3. Victor Kaminski 2285

4. Eric Hansen 2231

5. Itohan Gold 2219

6. Daniel Kazmaier 2214

7. Roy Yearwood 2164

8. Martin Robichaud 2142

9. Taco Van Ieperen 2049

10. Jim Daniluk 2037

11. Thomas Kaminski 2016

12. Ravi Trikha 1984

Alternate – Art Milne 1896

The south looks very strong this year, but the North has FM Blagoj Gicev on there side bound to score 2 points.

We will see I guess very soon.

Chessdom: Where will people be able to see the games?

Michael Sekuloff: All ACA games are posted on the site as soon at the TD’s have time to input them. Pas games can be downloaded from the site in zip format. Some games can be viewed on-line. With the re-vamping of the site, all of the games are not yet in one database.

Chessdom: The WCC in Mexico is coming soon. What are your predictions?

Michael Sekuloff: Alexander Morozevich I think is a good bet! I think he wants it! He is going for it!

List of Videos:

Micah Hughey Draws GM Valeriy Aveskulov

GM Valeriy Aveskulov Simul 2007 ECC

IM John Donaldson Edmonton Chess Club lecture

2007 Edmonton International Chess Event

Ivan Cheparinov looking forward to NH Tournament

Exclusive interview for Chessdom

A few days before the start of NH Chess Tournament, GM Ivan Cheparinov gave a telephone interview for

Chessdom: Hello Ivan! How are you?

Ivan Cheparinov: Fine, thank you! I am currently in Spain.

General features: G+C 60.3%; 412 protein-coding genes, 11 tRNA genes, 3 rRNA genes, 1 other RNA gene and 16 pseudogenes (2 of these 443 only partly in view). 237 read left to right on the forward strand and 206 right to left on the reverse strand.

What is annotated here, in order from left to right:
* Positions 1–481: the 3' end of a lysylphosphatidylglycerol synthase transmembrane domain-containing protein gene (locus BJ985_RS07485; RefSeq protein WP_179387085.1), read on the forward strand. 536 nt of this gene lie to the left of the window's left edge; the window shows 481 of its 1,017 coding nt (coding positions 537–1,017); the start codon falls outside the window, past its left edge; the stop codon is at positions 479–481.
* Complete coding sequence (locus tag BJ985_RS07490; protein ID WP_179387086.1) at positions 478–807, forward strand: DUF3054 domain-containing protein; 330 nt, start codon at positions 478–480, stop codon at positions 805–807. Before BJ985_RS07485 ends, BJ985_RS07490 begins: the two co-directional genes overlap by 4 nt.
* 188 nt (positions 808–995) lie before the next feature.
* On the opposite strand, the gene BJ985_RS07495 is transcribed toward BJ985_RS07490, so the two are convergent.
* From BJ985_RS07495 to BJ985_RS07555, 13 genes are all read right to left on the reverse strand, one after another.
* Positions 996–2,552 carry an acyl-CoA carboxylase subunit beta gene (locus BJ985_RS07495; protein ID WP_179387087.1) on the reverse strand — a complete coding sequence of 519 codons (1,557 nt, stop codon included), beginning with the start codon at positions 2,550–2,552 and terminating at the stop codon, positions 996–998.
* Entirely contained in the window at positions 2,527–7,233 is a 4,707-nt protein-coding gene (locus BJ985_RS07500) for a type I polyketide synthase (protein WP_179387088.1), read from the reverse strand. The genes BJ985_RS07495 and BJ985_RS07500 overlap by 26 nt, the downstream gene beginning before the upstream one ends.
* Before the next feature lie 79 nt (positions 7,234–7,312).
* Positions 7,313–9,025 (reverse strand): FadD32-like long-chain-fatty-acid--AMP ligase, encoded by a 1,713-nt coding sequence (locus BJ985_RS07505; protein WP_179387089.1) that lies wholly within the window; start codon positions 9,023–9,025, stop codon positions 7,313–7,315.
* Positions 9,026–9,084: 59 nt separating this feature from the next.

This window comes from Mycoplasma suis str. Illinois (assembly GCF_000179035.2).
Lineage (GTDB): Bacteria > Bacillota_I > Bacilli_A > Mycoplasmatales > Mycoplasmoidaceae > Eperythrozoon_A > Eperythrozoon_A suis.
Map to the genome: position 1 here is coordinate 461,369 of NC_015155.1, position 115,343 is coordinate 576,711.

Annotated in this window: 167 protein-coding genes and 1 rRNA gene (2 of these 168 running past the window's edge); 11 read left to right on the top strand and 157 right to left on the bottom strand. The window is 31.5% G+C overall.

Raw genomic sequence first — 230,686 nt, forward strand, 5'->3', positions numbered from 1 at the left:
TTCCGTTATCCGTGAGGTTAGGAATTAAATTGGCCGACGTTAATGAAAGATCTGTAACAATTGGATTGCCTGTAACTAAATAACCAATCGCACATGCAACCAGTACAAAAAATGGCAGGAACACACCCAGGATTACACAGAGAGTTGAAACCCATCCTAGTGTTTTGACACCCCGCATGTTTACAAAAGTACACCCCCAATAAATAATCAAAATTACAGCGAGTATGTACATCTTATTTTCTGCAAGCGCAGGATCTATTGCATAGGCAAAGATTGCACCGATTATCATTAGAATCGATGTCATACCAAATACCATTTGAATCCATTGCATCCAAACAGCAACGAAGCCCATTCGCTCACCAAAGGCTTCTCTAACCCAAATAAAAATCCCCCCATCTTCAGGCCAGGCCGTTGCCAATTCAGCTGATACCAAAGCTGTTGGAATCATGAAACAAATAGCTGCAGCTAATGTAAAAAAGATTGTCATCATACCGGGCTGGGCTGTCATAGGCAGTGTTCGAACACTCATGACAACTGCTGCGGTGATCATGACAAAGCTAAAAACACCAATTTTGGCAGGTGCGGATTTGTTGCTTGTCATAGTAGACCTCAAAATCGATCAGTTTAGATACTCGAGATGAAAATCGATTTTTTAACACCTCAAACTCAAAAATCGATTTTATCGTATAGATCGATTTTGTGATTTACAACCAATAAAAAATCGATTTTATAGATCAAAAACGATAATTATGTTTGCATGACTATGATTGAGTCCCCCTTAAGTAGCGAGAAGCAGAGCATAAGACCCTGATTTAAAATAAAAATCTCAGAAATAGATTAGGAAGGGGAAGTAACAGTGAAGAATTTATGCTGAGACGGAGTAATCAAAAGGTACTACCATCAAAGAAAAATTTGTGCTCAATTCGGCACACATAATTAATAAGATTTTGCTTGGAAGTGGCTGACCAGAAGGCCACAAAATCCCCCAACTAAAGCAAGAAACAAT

Chessdom: A few days ago you participated in Villarrobledo Chess Festival. Tell us more about the tournament there.

Ivan Cheparinov: Villarrobledo was a strong and at the same time interesting tournament, but there was no pressure. I am sorry that I could not win, but that is how rapid chess goes – you must have some luck. I had chances for first, but I lost in the last round.

Cheparinov unhappy 1

Ivan Cheparinov at Corus

Chessdom: At the moment a new challenge awaits you. Soon you are traveling to Holland.

Ivan Cheparinov: Yes, that’s right, in Holland I will participate in NH Chess Tournament – Rising Stars vs Experience. The tournament is a qualification for Monaco rapid and blindfold. The best player from the Rising Stars will participate in the 2008 edition of Monaco.

Chessdom: Who do you think will be your strongest opponent?

Ivan Cheparinov: The experienced players have higher average ELO. However, the real battle is between the Rising Stars for the place in Monaco. In that sense probably the strongest opponent will be Karjakin. It will be tough, but I hope I will win.

Chessdom: How do you prepare for NH Chess Tournament?

Ivan Cheparinov: At the moment I am practicing with Veselin Topalov. In Holland with me as a coach will be Silvio Danailov.

Cheparinov Danailov

Ivan Cheparinov and Silvio Danailov

Chessdom: What software do you use during the practice sessions?

Ivan Cheparinov: It is not a specific one, it is a combination of programs. But of course, the most important is Rybka. There are two reasons: first, it is the strongest program and World Champion, and second, it is the one that gets closest to human style.

Chessdom: Thank you and good luck in Holland!

Ivan Cheparinov: Thank you, good night.

Ivan Cheparinov after winning Sigeman

Anand or Kramnik will win the World Chess Championship

interview with Alex Brunetti

Hello Alex! The World Chess Championship in Mexico 2007 starts in a month. Who do you think has the highest chances to win Mexico 2007?

My favorite is Anand. Among the others only Kramnik has a comparable strength, but he hasn’t sufficient stamina to win such an event. So I say Anand 60%, Kramnik 35%, others 5%.

You have been following chess closely these years. Do you expect surprises at the WCC?